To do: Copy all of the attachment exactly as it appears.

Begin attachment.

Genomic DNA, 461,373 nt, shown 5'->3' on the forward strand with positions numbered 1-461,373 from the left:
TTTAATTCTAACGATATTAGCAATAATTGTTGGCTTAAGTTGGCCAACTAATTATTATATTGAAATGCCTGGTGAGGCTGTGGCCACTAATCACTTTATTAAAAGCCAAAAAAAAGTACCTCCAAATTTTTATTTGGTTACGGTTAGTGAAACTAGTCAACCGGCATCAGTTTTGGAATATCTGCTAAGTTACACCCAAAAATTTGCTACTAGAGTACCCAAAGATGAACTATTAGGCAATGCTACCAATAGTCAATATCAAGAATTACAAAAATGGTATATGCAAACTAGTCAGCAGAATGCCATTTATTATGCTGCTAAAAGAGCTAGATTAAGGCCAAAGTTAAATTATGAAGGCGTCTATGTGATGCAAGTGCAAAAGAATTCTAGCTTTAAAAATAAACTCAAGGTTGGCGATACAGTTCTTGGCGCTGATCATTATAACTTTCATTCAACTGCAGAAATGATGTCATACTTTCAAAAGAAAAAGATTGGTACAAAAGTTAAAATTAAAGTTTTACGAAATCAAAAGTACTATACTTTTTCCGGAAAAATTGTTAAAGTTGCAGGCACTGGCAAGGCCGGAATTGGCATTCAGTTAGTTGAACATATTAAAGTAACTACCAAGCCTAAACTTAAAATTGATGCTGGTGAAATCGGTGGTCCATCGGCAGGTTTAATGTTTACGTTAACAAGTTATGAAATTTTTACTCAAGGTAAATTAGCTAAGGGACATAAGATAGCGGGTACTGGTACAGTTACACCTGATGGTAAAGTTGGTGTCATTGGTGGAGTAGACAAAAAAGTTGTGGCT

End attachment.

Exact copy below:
Genomic DNA, 461,373 nt, shown 5'->3' on the forward strand with positions numbered 1-461,373 from the left:
TTTAATTCTAACGATATTAGCAATAATTGTTGGCTTAAGTTGGCCAACTAATTATTATATTGAAATGCCTGGTGAGGCTGTGGCCACTAATCACTTTATTAAAAGCCAAAAAAAAGTACCTCCAAATTTTTATTTGGTTACGGTTAGTGAAACTAGTCAACCGGCATCAGTTTTGGAATATCTGCTAAGTTACACCCAAAAATTTGCTACTAGAGTACCCAAAGATGAACTATTAGGCAATGCTACCAATAGTCAATATCAAGAATTACAAAAATGGTATATGCAAACTAGTCAGCAGAATGCCATTTATTATGCTGCTAAAAGAGCTAGATTAAGGCCAAAGTTAAATTATGAAGGCGTCTATGTGATGCAAGTGCAAAAGAATTCTAGCTTTAAAAATAAACTCAAGGTTGGCGATACAGTTCTTGGCGCTGATCATTATAACTTTCATTCAACTGCAGAAATGATGTCATACTTTCAAAAGAAAAAGATTGGTACAAAAGTTAAAATTAAAGTTTTACGAAATCAAAAGTACTATACTTTTTCCGGAAAAATTGTTAAAGTTGCAGGCACTGGCAAGGCCGGAATTGGCATTCAGTTAGTTGAACATATTAAAGTAACTACCAAGCCTAAACTTAAAATTGATGCTGGTGAAATCGGTGGTCCATCGGCAGGTTTAATGTTTACGTTAACAAGTTATGAAATTTTTACTCAAGGTAAATTAGCTAAGGGACATAAGATAGCGGGTACTGGTACAGTTACACCTGATGGTAAAGTTGGTGTCATTGGTGGAGTAGACAAAAAAGTTGTGGCT